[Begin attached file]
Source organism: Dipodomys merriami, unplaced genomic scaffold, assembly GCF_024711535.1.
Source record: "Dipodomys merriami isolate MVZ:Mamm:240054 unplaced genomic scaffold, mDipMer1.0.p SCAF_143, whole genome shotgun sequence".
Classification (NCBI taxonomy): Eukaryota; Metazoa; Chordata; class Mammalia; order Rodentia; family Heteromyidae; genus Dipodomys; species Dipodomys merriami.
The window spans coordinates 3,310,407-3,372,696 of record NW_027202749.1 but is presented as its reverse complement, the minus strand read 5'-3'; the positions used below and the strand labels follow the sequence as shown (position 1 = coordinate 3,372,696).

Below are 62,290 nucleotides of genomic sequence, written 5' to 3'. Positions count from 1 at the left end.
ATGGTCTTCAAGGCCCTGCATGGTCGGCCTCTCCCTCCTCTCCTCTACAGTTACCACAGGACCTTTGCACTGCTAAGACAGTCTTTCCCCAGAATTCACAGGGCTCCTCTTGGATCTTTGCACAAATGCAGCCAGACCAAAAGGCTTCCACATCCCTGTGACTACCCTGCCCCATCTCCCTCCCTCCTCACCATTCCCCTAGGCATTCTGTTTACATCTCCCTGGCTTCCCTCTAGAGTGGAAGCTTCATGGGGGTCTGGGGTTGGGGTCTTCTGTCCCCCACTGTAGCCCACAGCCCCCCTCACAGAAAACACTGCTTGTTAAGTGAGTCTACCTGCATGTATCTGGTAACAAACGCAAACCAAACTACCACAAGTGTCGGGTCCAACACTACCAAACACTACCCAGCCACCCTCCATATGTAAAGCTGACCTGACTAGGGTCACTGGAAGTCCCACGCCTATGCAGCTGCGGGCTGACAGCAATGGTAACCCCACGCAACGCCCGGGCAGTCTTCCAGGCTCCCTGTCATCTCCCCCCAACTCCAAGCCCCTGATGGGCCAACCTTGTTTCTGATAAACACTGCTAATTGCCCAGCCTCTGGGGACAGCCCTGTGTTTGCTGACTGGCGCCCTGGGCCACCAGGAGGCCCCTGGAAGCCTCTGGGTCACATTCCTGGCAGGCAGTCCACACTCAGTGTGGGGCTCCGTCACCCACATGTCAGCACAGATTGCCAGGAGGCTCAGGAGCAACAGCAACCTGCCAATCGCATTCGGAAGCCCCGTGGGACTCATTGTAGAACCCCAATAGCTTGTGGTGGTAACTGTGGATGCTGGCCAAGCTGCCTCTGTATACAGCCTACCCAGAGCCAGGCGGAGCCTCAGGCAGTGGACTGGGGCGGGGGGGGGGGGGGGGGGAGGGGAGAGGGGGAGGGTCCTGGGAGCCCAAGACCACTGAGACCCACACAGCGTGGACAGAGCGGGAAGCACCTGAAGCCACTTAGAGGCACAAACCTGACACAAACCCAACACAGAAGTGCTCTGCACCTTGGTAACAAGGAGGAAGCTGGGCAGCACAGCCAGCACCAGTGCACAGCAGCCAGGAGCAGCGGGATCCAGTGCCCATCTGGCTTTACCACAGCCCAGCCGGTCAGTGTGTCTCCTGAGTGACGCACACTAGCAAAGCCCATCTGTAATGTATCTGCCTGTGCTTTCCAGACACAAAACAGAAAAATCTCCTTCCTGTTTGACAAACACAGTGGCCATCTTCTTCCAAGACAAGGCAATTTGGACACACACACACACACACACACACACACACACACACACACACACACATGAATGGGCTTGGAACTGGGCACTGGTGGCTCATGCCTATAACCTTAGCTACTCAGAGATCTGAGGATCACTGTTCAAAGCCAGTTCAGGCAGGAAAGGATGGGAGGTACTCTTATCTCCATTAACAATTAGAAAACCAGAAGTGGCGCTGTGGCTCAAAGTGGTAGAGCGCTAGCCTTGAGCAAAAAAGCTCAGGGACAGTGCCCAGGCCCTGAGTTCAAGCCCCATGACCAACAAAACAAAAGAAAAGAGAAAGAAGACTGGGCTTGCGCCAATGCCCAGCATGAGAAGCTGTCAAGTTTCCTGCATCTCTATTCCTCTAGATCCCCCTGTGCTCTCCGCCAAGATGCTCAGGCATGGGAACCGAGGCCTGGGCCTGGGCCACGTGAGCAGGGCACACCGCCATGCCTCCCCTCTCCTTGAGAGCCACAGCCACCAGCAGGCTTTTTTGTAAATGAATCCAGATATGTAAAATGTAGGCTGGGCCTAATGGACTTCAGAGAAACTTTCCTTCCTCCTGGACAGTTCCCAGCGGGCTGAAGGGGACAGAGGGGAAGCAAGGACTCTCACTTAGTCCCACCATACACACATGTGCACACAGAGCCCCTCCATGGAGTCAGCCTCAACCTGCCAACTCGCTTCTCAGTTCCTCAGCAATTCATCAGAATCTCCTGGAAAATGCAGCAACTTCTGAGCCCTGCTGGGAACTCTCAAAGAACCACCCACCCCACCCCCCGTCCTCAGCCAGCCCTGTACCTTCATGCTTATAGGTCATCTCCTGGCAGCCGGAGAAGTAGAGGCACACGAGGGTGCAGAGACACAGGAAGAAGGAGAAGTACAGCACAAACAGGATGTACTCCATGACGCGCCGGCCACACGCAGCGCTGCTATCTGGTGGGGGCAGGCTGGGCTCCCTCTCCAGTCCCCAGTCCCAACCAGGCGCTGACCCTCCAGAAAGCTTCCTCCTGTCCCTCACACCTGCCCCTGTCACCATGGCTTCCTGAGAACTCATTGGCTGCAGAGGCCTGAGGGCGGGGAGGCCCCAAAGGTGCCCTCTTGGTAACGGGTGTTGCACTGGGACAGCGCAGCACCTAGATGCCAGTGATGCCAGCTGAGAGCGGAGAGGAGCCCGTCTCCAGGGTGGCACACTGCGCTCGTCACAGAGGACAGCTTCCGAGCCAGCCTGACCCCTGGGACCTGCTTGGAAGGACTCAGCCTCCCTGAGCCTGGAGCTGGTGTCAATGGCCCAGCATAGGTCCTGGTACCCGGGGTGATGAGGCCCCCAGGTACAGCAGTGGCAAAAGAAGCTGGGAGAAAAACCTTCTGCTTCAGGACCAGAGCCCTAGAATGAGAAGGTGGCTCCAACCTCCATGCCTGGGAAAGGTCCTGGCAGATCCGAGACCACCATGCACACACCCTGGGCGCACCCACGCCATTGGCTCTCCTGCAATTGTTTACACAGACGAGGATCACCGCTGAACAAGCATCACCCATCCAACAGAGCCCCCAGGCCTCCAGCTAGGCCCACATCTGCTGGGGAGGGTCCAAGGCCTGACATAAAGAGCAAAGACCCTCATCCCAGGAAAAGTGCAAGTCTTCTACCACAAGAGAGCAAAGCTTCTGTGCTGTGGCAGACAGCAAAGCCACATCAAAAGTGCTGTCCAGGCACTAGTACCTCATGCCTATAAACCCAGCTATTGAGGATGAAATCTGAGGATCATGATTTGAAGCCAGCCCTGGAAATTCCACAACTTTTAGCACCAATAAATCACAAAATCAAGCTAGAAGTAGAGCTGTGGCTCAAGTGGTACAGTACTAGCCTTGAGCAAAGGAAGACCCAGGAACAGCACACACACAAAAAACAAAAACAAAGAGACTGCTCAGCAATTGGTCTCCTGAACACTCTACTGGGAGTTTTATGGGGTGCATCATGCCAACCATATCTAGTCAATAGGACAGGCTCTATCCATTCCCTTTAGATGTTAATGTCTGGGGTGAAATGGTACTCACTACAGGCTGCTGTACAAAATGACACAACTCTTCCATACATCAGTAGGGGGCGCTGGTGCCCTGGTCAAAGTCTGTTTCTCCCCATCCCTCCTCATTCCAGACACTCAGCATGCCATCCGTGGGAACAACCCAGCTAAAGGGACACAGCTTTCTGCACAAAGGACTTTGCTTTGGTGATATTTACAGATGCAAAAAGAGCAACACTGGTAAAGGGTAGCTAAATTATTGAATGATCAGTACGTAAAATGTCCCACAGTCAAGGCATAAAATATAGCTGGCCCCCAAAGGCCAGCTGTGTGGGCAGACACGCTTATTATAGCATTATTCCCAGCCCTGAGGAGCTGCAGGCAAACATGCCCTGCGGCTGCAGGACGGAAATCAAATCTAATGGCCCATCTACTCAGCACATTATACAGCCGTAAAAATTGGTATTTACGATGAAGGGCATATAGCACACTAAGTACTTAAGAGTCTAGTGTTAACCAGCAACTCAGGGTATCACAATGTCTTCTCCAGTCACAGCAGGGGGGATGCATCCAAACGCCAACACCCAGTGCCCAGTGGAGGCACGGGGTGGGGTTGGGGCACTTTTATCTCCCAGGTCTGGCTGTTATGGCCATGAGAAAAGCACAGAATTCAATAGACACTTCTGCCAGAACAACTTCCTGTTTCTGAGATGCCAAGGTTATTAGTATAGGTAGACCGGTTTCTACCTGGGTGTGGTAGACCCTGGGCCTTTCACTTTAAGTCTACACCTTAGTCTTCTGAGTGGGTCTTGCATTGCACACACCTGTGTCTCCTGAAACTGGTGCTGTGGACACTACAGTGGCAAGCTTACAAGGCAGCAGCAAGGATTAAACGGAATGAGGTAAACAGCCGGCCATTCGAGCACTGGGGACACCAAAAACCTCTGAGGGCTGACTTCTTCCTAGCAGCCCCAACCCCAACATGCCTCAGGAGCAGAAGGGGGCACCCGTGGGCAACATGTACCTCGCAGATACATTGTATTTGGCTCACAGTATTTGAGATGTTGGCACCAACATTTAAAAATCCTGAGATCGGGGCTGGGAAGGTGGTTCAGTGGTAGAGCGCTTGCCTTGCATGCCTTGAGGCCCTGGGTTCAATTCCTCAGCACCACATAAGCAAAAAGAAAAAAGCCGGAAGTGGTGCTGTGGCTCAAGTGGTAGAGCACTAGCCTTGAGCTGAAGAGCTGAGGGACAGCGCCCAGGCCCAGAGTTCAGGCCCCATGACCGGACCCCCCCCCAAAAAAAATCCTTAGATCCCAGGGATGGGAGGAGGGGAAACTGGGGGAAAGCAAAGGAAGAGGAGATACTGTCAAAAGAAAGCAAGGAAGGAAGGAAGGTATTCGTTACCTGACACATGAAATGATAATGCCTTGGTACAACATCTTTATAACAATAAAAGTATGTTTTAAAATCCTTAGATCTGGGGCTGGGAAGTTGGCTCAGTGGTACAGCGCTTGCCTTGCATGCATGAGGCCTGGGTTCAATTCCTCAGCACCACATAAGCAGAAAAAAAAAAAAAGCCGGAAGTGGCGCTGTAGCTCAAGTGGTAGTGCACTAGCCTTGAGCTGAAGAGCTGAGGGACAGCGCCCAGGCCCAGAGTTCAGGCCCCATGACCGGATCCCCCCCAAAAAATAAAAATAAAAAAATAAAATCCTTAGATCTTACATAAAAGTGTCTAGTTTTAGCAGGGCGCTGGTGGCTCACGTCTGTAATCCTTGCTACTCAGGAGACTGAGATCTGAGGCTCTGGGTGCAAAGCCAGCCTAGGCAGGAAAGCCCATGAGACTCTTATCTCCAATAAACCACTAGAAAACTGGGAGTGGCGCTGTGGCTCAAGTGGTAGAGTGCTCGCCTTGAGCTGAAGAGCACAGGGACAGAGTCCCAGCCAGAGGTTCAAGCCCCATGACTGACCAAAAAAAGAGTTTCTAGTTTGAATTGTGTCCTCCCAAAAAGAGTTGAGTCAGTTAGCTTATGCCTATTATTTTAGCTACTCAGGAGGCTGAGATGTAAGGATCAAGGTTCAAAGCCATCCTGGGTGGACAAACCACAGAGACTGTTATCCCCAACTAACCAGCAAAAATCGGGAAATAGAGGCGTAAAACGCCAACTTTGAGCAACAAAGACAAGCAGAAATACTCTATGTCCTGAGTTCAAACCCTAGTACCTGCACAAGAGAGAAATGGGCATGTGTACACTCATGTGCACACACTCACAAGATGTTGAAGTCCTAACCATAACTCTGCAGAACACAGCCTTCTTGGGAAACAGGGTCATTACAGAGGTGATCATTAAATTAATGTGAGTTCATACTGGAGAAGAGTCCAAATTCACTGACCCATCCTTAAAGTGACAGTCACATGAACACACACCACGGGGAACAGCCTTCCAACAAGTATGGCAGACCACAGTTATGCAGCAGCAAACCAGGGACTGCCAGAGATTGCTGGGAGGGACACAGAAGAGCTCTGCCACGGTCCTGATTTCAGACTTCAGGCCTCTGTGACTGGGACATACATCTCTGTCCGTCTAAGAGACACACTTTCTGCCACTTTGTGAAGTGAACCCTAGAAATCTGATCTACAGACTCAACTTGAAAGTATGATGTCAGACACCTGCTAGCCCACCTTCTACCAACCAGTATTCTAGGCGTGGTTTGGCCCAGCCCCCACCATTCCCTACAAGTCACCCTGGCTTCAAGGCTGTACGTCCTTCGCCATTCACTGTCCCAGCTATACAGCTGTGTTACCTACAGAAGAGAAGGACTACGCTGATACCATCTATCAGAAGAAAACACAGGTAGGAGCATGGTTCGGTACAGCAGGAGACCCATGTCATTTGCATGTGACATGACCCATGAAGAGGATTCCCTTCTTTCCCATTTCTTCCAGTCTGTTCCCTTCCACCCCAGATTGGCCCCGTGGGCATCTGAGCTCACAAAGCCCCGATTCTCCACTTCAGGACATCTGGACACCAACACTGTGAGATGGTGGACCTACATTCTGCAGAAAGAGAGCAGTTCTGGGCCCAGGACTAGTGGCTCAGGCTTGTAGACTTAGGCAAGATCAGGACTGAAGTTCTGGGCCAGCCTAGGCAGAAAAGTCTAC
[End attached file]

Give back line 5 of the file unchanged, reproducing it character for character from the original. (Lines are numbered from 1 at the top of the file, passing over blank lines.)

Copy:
Below are 62,290 nucleotides of genomic sequence, written 5' to 3'. Positions count from 1 at the left end.